I look around: It has benches and tables. One side of the marquee ends directly at the clubhouse with toilet and water. So I use the forced break and follow the call of nature. Then I drink something, recover on one of the benches and only 15 minutes later the spook is already over. What a luck: Just in time shelter found, everything important done and in principle no time lost. In a good mood I get back on my bike and continue. It has now become much cooler, although still quite warm. The road steams, almost like in a sauna, and in addition I still get wet below. But it’s okay and doesn’t bother me. The main thing is that I’m making good progress!

Exactly one hour I am on the road again, when shortly before Biasca another thundershower comes. Again full program with torrential rain, lightning and thunder. Again I am lucky, again a clubhouse. This time not with tent, but with canopy and a bench under it. The toilets are unfortunately locked. But I was just now and I have enough water. Again, as before, it takes just 15 minutes and I can continue. Of course, the road is now again very wet and I also feel the first signs of moisture in my bike shoes. But it is still okay, it is warm. So warm that it steams again from the road and makes it hard to breathe. I reach Biasca and continue without a break.

The Tremola (old Gotthard road) in the south

The 40 kilometers down from Airolo were a dream that was unfortunately over far too quickly. After all, the road to Bellinzona doesn’t go uphill, but along the valley as if ironed flat. I still have about 20 kilometers to go to Bellinzona. That’s a number that motivates me. It should be manageable in about an hour. Then I still have to pass through Bellinzona, my hotel is on the southern edge of town. That’s maybe an additional five kilometers. No big deal.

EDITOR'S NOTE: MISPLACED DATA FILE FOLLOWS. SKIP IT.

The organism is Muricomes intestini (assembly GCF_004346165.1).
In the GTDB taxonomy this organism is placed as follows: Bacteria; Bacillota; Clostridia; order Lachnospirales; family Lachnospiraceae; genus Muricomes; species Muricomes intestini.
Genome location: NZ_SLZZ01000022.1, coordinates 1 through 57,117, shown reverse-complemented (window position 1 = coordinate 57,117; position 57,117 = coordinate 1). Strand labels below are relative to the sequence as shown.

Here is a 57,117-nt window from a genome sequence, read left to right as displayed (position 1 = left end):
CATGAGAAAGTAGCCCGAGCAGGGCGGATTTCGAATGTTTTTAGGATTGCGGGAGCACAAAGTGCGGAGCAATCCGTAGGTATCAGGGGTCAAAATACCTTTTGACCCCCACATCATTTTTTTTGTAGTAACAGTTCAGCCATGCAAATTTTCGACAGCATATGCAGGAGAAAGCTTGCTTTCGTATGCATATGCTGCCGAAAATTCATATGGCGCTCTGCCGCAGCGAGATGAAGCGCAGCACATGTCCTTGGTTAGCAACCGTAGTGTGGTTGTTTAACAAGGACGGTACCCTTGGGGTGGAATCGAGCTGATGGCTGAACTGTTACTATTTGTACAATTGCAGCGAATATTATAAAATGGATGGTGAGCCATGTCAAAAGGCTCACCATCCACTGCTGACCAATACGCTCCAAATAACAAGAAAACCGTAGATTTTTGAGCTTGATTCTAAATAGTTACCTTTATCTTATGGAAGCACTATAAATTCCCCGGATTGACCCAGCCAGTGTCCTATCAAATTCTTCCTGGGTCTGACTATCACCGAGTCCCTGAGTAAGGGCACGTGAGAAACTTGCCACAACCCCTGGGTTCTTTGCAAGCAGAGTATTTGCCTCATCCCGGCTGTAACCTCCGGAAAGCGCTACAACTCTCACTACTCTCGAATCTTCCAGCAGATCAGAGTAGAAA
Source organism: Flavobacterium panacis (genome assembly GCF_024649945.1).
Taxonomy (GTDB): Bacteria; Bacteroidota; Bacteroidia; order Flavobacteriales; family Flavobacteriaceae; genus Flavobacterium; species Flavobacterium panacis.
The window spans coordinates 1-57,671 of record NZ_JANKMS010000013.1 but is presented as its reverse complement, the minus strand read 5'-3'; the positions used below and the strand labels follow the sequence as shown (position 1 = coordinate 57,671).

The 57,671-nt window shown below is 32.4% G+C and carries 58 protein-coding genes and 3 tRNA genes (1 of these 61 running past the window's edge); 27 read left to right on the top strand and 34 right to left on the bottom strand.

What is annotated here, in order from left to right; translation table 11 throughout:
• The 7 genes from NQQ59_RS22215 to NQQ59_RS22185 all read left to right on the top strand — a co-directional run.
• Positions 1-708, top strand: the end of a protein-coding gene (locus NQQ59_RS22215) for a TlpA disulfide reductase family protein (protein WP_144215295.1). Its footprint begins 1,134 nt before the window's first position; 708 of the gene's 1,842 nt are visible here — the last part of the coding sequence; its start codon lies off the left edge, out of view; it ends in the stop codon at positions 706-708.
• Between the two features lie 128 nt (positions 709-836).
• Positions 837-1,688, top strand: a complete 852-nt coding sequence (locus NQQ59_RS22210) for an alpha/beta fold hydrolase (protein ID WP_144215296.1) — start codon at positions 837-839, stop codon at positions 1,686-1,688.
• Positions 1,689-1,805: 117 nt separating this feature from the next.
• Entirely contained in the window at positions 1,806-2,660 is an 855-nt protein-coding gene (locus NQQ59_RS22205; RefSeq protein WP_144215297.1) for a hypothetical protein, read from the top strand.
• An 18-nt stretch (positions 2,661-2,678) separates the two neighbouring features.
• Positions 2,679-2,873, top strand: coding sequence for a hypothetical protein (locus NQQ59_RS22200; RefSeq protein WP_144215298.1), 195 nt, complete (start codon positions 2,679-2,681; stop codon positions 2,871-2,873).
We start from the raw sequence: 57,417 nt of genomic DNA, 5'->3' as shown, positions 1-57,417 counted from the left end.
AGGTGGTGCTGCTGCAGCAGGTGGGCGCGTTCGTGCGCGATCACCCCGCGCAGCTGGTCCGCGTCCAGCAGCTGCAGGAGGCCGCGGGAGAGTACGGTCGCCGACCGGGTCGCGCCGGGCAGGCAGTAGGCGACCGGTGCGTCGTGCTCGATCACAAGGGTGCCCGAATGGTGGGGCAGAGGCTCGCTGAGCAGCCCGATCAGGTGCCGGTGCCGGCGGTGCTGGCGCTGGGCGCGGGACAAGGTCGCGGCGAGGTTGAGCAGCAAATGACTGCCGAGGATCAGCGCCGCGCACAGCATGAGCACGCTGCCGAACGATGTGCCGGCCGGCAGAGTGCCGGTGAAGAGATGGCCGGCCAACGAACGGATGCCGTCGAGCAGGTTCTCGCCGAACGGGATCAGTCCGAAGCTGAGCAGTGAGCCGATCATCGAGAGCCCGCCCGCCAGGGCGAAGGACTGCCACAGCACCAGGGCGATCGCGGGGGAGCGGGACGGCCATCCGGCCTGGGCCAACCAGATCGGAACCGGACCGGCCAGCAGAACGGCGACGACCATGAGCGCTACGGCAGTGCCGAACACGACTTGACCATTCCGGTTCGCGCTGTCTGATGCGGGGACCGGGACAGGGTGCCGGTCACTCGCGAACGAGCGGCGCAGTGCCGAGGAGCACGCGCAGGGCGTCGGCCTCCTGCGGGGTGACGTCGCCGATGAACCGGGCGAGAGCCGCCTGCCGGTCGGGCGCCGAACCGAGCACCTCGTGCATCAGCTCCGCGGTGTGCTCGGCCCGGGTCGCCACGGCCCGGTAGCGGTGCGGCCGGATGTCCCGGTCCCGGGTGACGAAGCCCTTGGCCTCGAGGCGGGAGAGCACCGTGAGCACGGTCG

Without big problems I reach Bellinzona. Then it starts to rain again. But fortunately there is no thundershower, it only dribbles lightly. I keep my fingers crossed that it won’t get worse and that I can reach the hotel without further delays. So I get the last out of my oppressed body. Oppressed. That sounds so pathetic. But for me it fits. The muscles scream, the legs burn. The thing that gives me power now is the fact that I’ve made it over the Gotthard pass and the hotel is almost in sight.

Then I arrive. Finally. After 14 hours. Seven of those hours on the move. Over 100 kilometers and almost 1,400 meters of altitude. There is nothing to eat now, the restaurant is closing. But since the hotel is located on a highway service area, I get something to eat and drink in the Marché there. That goes also quite fast into my stomach and suddenly I become so tired that my eyes fall. What an effort today. Off to bed…

Overview of the route

More details about the route and some photos can be found as always at Komoot and at Strava.

Yours
Marcus